Your pregnancy should fill you with joy, but some of the side effects you experience take some of the shine out of having a baby. There are a lot of ways you can feel ill or uncomfortable through this nine-month period. Some aren't serious; others require medical help.
One problem that worries some pregnant women is itching. If you're having this problem and you don't know why, then you may wonder whether you need to see your GP.
Why are you itching so much, and should you tell your doctor?
General Itching in Pregnancy
Pregnancy can slightly change the way your blood supply works. This can result in more blood coming close to your skin. If this happens, your skin can feel itchy and a bit prickly.
Plus, as you go through your pregnancy and your bump gets bigger, the skin on your stomach stretches to compensate. It may feel more sensitive. So, your clothes may make extra-sensitive skin feel itchy, especially if they are tight-fitting and rub against the skin.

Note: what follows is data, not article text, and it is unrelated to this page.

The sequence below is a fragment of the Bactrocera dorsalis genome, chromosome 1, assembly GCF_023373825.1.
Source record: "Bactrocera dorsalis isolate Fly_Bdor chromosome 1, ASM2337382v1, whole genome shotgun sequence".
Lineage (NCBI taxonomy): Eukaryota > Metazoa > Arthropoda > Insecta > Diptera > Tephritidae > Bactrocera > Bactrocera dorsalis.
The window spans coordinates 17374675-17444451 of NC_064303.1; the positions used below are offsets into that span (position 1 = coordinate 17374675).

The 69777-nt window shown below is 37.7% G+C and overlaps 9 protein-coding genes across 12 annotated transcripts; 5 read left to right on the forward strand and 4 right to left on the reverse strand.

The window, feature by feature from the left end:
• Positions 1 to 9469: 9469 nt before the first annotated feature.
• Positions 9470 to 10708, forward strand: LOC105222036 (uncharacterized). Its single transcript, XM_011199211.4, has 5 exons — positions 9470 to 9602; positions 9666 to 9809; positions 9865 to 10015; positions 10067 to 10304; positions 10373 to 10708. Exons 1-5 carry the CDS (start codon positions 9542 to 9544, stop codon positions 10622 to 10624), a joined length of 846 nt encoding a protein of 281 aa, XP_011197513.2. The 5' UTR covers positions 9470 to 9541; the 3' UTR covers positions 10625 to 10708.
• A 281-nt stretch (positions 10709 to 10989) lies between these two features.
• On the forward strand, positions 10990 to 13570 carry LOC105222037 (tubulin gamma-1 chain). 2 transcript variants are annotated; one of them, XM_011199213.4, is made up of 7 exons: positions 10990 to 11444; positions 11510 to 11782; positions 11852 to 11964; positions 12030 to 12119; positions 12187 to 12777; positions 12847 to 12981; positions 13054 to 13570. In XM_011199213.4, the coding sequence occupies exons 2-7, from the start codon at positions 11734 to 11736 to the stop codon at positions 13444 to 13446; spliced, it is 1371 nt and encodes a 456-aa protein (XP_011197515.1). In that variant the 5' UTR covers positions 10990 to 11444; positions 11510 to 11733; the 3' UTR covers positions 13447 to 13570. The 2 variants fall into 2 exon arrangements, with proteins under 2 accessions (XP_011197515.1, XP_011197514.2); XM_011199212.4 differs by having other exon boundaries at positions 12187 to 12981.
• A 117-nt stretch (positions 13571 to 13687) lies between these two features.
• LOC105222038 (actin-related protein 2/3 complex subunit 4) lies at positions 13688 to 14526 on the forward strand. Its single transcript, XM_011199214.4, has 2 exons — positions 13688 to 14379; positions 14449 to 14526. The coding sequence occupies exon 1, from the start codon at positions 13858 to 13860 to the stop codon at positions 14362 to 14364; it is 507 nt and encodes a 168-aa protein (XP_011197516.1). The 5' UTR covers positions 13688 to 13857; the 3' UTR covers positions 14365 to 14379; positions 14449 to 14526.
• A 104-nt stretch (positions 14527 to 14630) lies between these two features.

General itching in pregnancy is irritating, but it's usually mild. It tends to come and go rather than staying with you all the time. You may find that applying lotions to your skin calms things down; wearing loose clothing as much as you can also makes you more comfortable.
You don't have to report the mild occasional itch to your GP. However, it may be worth mentioning the problem to your midwife or doctor next time you have a routine appointment at your clinic. They may have other ideas on how to control itching when it does happen.
Serious Itching in Pregnancy
While it's not common, itching can be a side effect of a more serious underlying condition for some pregnant women. If your itching is relentless and quite severe, then it may be a sign that you have a problem with your liver.
For example, some women suffer from a liver condition called obstetric cholestasis when they're pregnant. This usually happens late in a pregnancy. If you have this condition, you may notice that your hands and feet are the itchiest parts of your body and that your urine is a darker colour than usual.
If you think you may have a more serious problem, then make an appointment to see your GP or women's health care provider as soon as you can. Chances are that your doctor will be able to put your mind at rest. If you have an underlying problem like cholestasis, then your GP will want to monitor you.